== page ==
- David Oxtoby born 1938
- Oil paint on canvas
- Support: 1224 × 1223 mm
- Presented by the artist and the Redfern Gallery 2018
Mingus Deep Blues 1963 is a square portrait painting in oil on canvas. The face of a man – heavily cropped – is painted as if in photographic negative, in blues and white with red-brown areas at the left and right edges of the canvas that echo elements of the shape of the sitter’s instrument, the double bass. The depicted figure is the American jazz musician and civil rights activist Charlie Mingus and is one of a group of representations of Mingus that David Oxtoby made for his solo exhibition at the Redfern Gallery, London in 1964 – an exhibition that predominantly consisted of those paintings and others of the jazz musician Ray Charles. This exhibition was notable for the presentation of paintings in an environment that included amplified taped music playing by both musicians, something of a novelty that was commented on by critics. Mingus Deep Blues was one of a small number of paintings finished just before the start of the show and so was too late to be listed in the exhibition catalogue. It was also included in the artist’s diploma exhibition at the Royal Academy Schools later in 1964.
Oxtoby’s exhibition at the Redfern Gallery was one of four solo exhibitions that he held between 1963 and 1964, during his final year at the Royal Academy Schools, each of which reinforced his position as an artist with a close identification and engagement with popular culture and music in particular. His first exhibition, at the avant-garde Gallery One in 1963, had set the tone for his identification with jazz and rock ‘n’ roll, picturing him as a rebellious youth apart from the mainstream. The artist Mick Vaughan, writing about Oxtoby’s work for the catalogue, reflected that, ‘If we take a combination of television and the cinema, mix it with colour and jazz, a fairly good guide to his life and art emerges.’ (Mick Vaughan, untitled statement, Paintings by David Oxtoby, exhibition catalogue, Gallery One, London 1963, unpaginated.) The exhibition reflected Oxtoby’s fascination with vernacular popular imagery, but in 1962 he had also completed a series of seven paintings of Elvis Presley, suggesting that jazz, pop and rock stars offered a suitable subject for him.
A teenager when rock-and-roll music appeared in the 1950s, Oxtoby embraced the music and its associated culture, there being little distance to travel between his life and his painting that he conceived as a kinaesthetic representation of sound and emotion. Two months later the catalogue for Oxtoby’s second exhibition at the County Town Hall in Lewes – containing paintings with titles such as U.S. Blue Beat and Looks Like Elvis Looks Like – described him directly in terms of his relationship to pop art:
‘Pop Art’ is symptomatic of the pace and potential of the space age, and its corollary of speed, volume, energy and experiment. It is a virile, lively art. David Oxtoby is 25. He is a ‘TON-UP’ boy, devoted to fast and furious motor cycles. A whole art has been evolved from this activity. Several of his colleagues project nothing but the motor bike image in their work. Oxtoby is himself inspired by jazz, another symptom of the age. He works rapidly and freely. His recent recognition and acclaim have been meteoric and spectacular.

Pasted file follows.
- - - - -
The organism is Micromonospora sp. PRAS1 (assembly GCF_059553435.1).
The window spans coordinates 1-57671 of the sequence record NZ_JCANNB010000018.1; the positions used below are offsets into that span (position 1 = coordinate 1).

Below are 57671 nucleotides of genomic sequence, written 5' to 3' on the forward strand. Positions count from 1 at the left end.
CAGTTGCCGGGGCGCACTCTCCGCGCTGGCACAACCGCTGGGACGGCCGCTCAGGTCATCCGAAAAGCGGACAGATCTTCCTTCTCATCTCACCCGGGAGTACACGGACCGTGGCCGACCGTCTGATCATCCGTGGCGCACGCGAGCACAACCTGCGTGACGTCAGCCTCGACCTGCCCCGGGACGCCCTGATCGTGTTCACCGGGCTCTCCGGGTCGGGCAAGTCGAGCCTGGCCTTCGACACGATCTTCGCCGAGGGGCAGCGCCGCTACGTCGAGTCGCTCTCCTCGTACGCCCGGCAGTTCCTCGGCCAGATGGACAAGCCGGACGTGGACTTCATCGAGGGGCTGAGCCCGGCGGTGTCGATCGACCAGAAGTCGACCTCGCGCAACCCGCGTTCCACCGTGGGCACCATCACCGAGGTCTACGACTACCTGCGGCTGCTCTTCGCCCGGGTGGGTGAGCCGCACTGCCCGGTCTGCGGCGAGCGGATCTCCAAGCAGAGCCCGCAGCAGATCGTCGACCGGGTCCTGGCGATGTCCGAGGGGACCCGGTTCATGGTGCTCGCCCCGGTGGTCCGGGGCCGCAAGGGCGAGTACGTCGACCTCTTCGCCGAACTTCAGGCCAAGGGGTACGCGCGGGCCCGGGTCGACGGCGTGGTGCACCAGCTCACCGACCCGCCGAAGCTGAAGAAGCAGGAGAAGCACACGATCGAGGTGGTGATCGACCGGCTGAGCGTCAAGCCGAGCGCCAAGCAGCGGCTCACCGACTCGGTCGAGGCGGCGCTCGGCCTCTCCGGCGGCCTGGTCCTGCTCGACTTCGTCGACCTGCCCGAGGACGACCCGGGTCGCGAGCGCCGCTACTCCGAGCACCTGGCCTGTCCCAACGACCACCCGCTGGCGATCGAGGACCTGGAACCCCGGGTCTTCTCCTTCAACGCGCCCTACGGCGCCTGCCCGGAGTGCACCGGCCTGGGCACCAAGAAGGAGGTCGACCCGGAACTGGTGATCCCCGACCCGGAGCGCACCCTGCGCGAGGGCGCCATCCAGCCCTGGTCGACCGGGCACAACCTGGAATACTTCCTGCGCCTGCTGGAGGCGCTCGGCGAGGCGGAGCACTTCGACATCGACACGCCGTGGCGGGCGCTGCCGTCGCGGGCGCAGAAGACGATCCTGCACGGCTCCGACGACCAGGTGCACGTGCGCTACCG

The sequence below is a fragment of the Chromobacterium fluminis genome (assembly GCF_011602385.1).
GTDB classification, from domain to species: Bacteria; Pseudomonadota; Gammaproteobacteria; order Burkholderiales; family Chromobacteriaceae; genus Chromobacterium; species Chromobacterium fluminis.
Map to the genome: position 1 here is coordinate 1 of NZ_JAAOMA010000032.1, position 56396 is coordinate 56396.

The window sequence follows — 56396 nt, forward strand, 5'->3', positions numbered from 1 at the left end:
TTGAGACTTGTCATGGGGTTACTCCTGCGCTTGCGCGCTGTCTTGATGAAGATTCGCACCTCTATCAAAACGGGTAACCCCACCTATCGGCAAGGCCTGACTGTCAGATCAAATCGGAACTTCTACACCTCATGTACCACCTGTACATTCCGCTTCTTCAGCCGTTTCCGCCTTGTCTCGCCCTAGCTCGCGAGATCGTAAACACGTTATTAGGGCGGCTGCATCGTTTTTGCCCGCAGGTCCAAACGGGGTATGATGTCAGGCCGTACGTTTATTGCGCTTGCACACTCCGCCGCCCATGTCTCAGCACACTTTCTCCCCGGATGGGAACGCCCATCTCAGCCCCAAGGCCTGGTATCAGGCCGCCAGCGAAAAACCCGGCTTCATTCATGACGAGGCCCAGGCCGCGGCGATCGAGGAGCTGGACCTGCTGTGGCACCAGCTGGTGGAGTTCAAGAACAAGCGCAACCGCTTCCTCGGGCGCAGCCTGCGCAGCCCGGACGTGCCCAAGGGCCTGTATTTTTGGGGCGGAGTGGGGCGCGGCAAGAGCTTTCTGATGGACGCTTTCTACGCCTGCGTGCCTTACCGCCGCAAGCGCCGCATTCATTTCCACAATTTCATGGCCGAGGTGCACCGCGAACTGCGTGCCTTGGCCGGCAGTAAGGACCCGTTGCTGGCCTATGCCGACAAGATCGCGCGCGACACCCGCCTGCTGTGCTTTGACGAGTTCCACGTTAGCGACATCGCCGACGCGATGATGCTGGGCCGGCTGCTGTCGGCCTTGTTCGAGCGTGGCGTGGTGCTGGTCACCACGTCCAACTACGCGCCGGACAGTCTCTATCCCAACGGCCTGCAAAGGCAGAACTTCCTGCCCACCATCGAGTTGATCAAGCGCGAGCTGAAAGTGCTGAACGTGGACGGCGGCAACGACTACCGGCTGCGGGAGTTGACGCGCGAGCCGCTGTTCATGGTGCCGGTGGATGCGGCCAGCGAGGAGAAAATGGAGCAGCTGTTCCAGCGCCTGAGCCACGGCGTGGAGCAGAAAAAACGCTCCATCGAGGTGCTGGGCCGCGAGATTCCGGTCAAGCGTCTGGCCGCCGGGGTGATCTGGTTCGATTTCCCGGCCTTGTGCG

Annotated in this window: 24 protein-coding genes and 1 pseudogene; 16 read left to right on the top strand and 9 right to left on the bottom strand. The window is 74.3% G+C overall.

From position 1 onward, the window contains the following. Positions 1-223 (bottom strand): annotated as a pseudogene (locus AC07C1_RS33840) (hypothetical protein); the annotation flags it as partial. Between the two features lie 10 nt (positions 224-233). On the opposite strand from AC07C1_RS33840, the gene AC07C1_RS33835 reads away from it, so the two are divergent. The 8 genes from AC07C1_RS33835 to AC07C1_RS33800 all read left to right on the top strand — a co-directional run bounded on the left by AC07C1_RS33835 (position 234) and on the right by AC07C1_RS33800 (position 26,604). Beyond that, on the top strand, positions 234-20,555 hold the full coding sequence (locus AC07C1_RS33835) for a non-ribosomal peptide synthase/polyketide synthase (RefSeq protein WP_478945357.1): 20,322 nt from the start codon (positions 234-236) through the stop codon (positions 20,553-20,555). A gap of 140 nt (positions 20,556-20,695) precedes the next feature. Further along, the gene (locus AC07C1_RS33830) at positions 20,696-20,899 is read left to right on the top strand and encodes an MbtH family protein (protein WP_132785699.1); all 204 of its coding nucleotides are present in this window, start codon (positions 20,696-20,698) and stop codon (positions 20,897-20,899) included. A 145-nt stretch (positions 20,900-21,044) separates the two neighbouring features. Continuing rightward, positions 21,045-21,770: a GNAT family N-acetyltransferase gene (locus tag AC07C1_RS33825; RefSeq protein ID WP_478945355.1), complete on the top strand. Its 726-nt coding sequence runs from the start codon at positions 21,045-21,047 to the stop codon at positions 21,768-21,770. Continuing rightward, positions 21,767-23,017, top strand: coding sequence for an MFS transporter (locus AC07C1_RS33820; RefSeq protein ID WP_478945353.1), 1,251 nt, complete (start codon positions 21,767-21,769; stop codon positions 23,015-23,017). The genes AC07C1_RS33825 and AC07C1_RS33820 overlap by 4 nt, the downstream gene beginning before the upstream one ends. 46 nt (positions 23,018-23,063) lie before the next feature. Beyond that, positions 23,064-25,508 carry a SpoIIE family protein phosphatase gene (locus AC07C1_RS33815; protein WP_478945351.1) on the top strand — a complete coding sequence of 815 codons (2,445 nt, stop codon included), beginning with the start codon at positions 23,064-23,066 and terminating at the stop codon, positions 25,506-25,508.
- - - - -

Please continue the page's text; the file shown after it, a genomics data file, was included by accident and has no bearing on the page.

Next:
(Unsigned note, Paintings by David Oxtoby, exhibition catalogue, Lewes Town Hall 1963, unpaginated.)
The series of paintings that included Mingus Deep Blues, however, marks a moment in which Oxtoby observed the world of pop, or here jazz, in terms of its position in a wider culture – and especially the meaning of a music made originally by African American musicians being co-opted by a youth culture that was predominantly white. Looking back at these paintings and those of Ray Charles, Oxtoby has remarked that they were produced ‘around a misconceived theory of mine. I believed that during the late fifties and early sixties black American musicians – on gaining popularity – almost became white … And I just assumed that these black musicians lived in a sort of limbo, a kind of negative area, which I endeavoured to express along with an appreciation for the music.’ (David Oxtoby, biographical statement, in Museo de Bellas Artes de Bilbao 2005, p.439.) Using photographic sources for his imagery, Oxtoby reversed the black and white tones in his paintings, with Mingus Deep Blues using tones of blue rather than black. With this painting Oxtoby elaborated a notion that colour could be manipulated as a way of representing sound – both in terms of his use of blue, but also the red interpolations at either edge of the painting that reference the double bass as well as the hot sound of Mingus’s hard bop jazz. Oxtoby went further, describing Mingus as having:
as big an influence on me and my art as anybody … He had a tremendous ability to disregard taste, flaunting hackneyed musical forms and introducing the corniest of images into his works, combining harsh aggression with subtle fluid forms, which in turn transcended this incredible hotchpotch and became something unique. I was thinking ‘Well, if he can do that with his music, I can certainly have a crack at it through my pictures.’
Pop 60s: Transatlantic Crossing, exhibition catalogue, Centro Cultural de Belem, Lisbon 1997, illustrated p.148.
British Pop, exhibition catalogue, Museo de Bellas Artes de Bilbao 2005, illustrated p.240.
David JG Oxtoby, Works Completed since 1980, exhibition catalogue, Redfern Gallery, London 2007.
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